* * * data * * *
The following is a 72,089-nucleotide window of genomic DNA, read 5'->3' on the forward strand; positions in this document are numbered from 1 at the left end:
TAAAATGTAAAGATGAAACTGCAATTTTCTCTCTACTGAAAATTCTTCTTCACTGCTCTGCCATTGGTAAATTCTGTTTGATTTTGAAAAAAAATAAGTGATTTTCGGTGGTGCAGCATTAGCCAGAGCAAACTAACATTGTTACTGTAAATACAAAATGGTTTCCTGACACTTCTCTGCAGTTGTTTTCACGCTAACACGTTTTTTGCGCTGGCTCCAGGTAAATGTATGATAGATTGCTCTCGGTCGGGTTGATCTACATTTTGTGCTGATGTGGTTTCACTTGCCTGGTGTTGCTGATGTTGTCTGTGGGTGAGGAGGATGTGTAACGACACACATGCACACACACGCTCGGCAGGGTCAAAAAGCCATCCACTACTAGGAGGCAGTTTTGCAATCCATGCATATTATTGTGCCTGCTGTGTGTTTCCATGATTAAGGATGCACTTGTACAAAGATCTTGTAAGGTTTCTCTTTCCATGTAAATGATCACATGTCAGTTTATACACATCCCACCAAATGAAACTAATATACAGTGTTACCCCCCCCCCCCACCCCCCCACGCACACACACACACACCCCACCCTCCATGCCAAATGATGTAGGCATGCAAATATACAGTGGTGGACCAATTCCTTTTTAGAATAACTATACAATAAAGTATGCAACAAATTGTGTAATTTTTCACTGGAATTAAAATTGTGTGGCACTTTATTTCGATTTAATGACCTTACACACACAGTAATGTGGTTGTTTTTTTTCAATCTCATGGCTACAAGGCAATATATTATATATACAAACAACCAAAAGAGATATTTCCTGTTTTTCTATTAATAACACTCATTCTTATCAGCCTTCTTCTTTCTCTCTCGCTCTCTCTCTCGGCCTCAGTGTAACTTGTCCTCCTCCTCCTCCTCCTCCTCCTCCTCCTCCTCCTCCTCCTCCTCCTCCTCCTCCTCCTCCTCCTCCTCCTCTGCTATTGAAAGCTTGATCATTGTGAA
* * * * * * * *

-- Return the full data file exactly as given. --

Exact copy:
The following is a 72,089-nucleotide window of genomic DNA, read 5'->3' on the forward strand; positions in this document are numbered from 1 at the left end:
TAAAATGTAAAGATGAAACTGCAATTTTCTCTCTACTGAAAATTCTTCTTCACTGCTCTGCCATTGGTAAATTCTGTTTGATTTTGAAAAAAAATAAGTGATTTTCGGTGGTGCAGCATTAGCCAGAGCAAACTAACATTGTTACTGTAAATACAAAATGGTTTCCTGACACTTCTCTGCAGTTGTTTTCACGCTAACACGTTTTTTGCGCTGGCTCCAGGTAAATGTATGATAGATTGCTCTCGGTCGGGTTGATCTACATTTTGTGCTGATGTGGTTTCACTTGCCTGGTGTTGCTGATGTTGTCTGTGGGTGAGGAGGATGTGTAACGACACACATGCACACACACGCTCGGCAGGGTCAAAAAGCCATCCACTACTAGGAGGCAGTTTTGCAATCCATGCATATTATTGTGCCTGCTGTGTGTTTCCATGATTAAGGATGCACTTGTACAAAGATCTTGTAAGGTTTCTCTTTCCATGTAAATGATCACATGTCAGTTTATACACATCCCACCAAATGAAACTAATATACAGTGTTACCCCCCCCCCCCACCCCCCCACGCACACACACACACACCCCACCCTCCATGCCAAATGATGTAGGCATGCAAATATACAGTGGTGGACCAATTCCTTTTTAGAATAACTATACAATAAAGTATGCAACAAATTGTGTAATTTTTCACTGGAATTAAAATTGTGTGGCACTTTATTTCGATTTAATGACCTTACACACACAGTAATGTGGTTGTTTTTTTTCAATCTCATGGCTACAAGGCAATATATTATATATACAAACAACCAAAAGAGATATTTCCTGTTTTTCTATTAATAACACTCATTCTTATCAGCCTTCTTCTTTCTCTCTCGCTCTCTCTCTCGGCCTCAGTGTAACTTGTCCTCCTCCTCCTCCTCCTCCTCCTCCTCCTCCTCCTCCTCCTCCTCCTCCTCCTCCTCCTCCTCCTCCTCCTCTGCTATTGAAAGCTTGATCATTGTGAA